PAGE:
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Sources: Hugh Leatherman Presented SCANA With Ultimatum




Imperiled private sector energy provider SCANA (and its subsidiary, SCE&G) issued a press release earlier this week announcing the company’s intention to withdraw its petition to abandon a pair of nuclear reactors under construction in Jenkinsville, S.C.

“Over the past two weeks, SCE&G management has met with various stakeholders and members of the South Carolina General Assembly, including legislative leaders, to discuss the abandonment of the new nuclear project and to hear their concerns,” the statement read.  “SCE&G’s withdrawal decision was in response to those concerns, and to allow for adequate time for governmental officials to conduct their reviews.”

Two-and-a-half weeks ago, government-run utility Santee Cooper – which was partnering with SCANA on the V.C. Summer nuclear project – announced its intention to pull the plug on these reactors.

That decision forced SCANA’s hand, although many believe neither utility had sufficient funds available to complete the colossally mismanaged project – which was originally supposed to be completed this year at a cost of $9.8 billion.

Turns out the actual price tag is twice that amount (at least).

Either way, Santee Cooper’s decision killed an estimated 5,600 jobs, squandered billions of dollars in investment (including more than $2 billion raised through rate increases on consumers), threw the state’s energy future into chaos, cost Santee Cooper its credit rating and prompted a class action lawsuit against SCANA.

It also created the #NukeGate political scandal – in which Palmetto State politicians who previously supported these consumer rate increases found themselves badly exposed (see herehere and here).

(Click to view)

(Via: SCANA)

One of those politicians?  Powerful S.C. Senate president Hugh Leatherman – who formed a panel of elected officials (many of whom originally supposed the rate hikes) to investigate what went wrong with the project.

Never mind that Leatherman and his fellow State Senators should probably take a look in the mirror for the answer to that question …

Anyway, with so many establishment politicians eager to get themselves front of television cameras and media microphones as part of the greatest blame-shifting “cover your ass” exercise in South Carolina political history, it wouldn’t do for Santee Cooper and SCANA to have presented lawmakers with a fait accompli.

Their hearings have to mean something, right?

Right … which is why Leatherman reportedly went to great lengths to threaten SCANA into reversing (on paper, anyway) its decision to abandon the V.C. Summer project.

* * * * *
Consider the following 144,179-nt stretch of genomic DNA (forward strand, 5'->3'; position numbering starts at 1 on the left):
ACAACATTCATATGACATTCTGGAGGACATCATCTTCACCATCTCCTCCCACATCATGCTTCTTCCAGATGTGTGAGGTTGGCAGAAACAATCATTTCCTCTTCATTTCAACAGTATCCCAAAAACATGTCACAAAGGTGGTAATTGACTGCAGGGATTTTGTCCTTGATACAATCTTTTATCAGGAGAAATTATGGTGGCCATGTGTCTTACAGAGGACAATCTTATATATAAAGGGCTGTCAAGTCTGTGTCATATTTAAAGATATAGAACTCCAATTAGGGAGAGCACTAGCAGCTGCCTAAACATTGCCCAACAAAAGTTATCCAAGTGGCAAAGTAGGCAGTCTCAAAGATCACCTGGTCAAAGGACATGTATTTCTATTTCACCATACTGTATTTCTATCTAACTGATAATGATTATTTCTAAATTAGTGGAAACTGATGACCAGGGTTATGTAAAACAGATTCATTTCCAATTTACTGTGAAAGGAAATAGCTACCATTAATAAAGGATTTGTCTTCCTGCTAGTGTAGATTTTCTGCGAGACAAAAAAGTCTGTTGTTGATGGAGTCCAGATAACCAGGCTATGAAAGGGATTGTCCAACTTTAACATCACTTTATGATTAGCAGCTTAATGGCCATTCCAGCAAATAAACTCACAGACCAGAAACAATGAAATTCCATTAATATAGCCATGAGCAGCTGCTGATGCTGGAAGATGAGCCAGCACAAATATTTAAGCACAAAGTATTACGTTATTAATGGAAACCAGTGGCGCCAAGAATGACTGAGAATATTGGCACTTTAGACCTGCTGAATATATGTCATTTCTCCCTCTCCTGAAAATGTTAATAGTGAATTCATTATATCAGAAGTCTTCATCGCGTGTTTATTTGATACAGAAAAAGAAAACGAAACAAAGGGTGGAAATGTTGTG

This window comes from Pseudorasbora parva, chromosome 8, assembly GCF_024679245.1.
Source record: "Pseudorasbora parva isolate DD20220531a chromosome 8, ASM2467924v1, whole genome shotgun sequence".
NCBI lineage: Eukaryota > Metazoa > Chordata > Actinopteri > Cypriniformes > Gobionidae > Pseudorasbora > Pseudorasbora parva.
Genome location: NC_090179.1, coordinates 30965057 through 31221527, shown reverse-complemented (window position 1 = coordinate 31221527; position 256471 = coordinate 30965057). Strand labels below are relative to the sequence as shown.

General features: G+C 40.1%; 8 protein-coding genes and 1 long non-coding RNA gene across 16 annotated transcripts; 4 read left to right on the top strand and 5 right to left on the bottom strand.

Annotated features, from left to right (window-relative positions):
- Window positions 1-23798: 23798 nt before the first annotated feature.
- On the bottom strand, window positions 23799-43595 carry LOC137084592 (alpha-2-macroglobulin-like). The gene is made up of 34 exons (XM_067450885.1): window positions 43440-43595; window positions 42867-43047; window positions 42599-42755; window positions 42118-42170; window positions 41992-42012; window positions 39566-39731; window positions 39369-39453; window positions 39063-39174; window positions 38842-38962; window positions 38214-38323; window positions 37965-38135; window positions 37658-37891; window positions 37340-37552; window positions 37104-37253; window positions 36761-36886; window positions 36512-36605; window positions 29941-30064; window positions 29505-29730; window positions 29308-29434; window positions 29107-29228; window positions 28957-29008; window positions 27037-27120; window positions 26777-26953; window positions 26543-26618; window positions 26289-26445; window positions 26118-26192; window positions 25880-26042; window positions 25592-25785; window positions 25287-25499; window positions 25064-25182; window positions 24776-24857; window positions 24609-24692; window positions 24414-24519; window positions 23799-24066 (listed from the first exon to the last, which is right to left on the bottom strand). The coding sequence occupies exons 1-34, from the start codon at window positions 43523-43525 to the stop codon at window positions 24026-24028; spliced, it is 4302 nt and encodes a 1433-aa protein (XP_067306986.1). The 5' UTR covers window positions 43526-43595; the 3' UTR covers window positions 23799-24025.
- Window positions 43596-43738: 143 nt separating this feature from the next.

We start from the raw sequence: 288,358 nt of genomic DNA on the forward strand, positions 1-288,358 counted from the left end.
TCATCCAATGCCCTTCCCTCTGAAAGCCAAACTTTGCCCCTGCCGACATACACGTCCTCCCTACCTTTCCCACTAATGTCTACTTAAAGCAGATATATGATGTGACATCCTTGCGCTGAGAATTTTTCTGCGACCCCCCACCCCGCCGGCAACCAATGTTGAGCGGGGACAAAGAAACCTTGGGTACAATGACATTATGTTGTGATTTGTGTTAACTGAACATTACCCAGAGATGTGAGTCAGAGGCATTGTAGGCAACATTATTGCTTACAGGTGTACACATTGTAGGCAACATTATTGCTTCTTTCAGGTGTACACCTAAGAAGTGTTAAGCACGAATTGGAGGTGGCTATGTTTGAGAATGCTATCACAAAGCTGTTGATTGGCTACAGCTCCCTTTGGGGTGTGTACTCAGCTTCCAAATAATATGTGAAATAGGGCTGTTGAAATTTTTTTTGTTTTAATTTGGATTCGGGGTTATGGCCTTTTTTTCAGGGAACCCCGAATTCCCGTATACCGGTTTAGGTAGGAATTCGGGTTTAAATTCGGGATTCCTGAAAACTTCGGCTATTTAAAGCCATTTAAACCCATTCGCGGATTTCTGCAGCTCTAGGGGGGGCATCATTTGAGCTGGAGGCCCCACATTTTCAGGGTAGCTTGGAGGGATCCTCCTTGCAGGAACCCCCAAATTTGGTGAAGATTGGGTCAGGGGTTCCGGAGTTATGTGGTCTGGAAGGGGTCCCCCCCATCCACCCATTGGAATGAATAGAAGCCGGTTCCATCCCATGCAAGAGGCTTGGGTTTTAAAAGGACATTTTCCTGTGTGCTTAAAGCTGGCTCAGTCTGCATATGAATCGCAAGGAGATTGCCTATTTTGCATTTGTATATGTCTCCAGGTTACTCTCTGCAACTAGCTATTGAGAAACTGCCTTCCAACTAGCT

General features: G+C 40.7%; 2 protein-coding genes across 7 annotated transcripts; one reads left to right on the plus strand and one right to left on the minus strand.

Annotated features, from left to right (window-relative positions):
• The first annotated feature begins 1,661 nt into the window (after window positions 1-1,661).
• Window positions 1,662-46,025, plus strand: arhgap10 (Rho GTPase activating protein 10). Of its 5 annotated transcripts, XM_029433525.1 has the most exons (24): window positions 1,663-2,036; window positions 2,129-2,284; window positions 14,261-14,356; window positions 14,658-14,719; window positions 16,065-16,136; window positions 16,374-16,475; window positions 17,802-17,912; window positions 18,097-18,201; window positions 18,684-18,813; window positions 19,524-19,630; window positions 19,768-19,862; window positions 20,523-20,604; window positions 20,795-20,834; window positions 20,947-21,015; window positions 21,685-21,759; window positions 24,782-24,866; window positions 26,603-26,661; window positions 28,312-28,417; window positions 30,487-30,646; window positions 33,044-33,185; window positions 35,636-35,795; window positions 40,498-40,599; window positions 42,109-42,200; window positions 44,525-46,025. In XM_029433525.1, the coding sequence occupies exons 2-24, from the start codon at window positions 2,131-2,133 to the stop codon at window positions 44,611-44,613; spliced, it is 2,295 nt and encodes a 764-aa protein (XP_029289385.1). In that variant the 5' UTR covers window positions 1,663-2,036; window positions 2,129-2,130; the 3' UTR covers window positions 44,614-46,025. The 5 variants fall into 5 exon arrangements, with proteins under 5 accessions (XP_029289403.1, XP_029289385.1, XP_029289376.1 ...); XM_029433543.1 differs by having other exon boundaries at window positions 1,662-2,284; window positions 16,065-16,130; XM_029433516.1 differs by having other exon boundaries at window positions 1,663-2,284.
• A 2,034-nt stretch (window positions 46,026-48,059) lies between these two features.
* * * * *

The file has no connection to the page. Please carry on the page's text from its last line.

According to sources familiar with the case, Leatherman called SCANA chairman Kevin Marsh on Tuesday and presented him with an ultimatum.

“You have until 5:00 p.m. to withdraw your petition or else you’re going to find out what the General Assembly can do to you,” Leatherman reportedly told Marsh.

Wow …

SCANA sources declined to confirm the substance of the call, but they did tell us Leatherman played a “heavy hand” in his conversation with Marsh – who obviously complied with the alleged ultimatum.

What, exactly, did Leatherman’s threat accomplish, though?

Beyond semantics, absolutely nothing.

The day after its press release was issued, SCANA reiterated publicly that it had no intention of reversing its prior position.

“In our discussions with the legislature, we have not changed our position on that abandonment,” Marsh told financial analysts on a conference call on Wednesday, saying the move was “a prudent decision for us to make given the facts we had in front of us.”

“I fully expect that in appropriate time in the future, we intend to re-file that (petition),” Marsh added.

Once again, Leatherman accomplished absolutely nothing.

All he did was demonstrate the legislature’s impotence in the wake of its incompetence.

Marsh further stated that he had previously communicated his position to S.C. governor Henry McMaster, who is desperately searching for a new partner for SCANA in the hopes of completing at least one of the two planned reactors in Jenkinsville.

“I’ve had this conversation with the governor, so I know he’s actually seeking for someone to take over Santee Cooper’s share,” Marsh said.

Our view?

Leatherman and his legislative cronies are directly responsible for allowing a government-run utility (and a government-subsidized one) to stick taxpayers with the bill for this unfinished project.

No ultimatum – nor blame-shifting legislative “hearing” – is going to change that.



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